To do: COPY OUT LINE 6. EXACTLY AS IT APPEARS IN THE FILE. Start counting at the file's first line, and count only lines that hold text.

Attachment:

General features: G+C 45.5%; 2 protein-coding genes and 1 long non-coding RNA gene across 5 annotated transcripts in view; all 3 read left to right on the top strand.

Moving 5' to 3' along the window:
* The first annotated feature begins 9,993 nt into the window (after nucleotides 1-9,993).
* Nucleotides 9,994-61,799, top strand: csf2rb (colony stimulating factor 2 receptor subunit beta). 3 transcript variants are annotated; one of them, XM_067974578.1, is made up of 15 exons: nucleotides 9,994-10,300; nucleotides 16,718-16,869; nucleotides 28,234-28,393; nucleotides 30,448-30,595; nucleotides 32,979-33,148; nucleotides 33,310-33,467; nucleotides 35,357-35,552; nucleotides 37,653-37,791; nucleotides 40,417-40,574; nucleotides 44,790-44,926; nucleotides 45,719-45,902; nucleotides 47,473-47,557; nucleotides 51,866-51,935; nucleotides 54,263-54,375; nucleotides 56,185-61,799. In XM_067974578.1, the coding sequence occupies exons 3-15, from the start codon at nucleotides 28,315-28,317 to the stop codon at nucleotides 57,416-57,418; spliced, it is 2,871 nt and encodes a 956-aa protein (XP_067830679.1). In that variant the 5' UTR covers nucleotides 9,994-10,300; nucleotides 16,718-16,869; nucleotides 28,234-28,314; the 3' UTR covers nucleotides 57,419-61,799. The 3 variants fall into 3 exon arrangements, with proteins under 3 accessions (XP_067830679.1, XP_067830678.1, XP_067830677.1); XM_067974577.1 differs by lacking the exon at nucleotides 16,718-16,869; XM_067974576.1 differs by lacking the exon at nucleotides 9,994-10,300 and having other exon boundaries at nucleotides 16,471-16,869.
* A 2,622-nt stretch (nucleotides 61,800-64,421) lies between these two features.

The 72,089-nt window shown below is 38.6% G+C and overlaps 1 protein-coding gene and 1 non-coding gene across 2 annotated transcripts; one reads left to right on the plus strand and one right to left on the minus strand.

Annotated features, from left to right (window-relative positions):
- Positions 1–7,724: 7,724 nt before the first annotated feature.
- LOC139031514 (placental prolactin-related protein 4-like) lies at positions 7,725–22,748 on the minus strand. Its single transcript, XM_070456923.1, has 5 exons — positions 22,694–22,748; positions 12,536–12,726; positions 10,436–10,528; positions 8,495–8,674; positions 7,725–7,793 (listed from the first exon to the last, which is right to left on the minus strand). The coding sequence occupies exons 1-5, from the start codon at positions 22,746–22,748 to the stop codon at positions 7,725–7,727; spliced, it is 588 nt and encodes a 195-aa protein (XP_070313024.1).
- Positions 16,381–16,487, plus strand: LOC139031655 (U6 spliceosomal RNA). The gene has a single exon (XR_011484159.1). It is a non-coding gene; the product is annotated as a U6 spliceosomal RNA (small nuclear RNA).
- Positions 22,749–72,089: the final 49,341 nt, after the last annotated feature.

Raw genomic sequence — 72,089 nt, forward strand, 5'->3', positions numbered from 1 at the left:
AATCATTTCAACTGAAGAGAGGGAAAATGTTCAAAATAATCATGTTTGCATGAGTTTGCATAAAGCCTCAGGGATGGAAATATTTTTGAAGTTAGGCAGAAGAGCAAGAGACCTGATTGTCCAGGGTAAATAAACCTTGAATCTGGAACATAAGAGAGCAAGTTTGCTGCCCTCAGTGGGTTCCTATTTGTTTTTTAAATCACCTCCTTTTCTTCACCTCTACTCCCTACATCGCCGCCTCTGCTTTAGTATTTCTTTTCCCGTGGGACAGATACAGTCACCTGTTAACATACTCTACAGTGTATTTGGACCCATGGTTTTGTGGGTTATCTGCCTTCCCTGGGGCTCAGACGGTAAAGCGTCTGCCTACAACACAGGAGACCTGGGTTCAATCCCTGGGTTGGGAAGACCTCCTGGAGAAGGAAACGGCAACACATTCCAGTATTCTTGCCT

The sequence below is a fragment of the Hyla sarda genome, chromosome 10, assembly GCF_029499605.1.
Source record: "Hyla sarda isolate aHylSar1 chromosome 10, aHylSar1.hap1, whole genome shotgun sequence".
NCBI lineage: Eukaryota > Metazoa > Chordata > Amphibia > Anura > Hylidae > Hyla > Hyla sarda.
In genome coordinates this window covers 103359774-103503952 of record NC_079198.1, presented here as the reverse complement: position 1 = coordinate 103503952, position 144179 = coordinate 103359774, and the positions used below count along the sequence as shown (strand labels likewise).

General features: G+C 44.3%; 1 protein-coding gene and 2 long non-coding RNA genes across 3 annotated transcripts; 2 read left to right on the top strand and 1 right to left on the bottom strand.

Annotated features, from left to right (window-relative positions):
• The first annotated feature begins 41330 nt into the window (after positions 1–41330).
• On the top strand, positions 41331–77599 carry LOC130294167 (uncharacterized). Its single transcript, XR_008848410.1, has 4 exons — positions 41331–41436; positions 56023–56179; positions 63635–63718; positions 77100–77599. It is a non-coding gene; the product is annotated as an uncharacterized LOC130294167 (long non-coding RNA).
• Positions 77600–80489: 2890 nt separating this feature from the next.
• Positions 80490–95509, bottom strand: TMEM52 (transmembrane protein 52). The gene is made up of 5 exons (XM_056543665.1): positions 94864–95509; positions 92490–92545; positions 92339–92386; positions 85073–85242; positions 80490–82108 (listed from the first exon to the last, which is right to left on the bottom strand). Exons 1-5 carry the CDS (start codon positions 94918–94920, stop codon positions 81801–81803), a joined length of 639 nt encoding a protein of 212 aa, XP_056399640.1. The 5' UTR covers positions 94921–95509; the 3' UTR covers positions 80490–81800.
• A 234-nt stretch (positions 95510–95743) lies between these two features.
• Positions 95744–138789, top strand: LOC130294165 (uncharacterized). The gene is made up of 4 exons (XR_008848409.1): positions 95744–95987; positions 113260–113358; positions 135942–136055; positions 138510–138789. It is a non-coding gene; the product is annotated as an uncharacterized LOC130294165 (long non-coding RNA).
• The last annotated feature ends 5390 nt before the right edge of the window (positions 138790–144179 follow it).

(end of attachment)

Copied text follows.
The 72,089-nt window shown below is 38.6% G+C and overlaps 1 protein-coding gene and 1 non-coding gene across 2 annotated transcripts; one reads left to right on the plus strand and one right to left on the minus strand.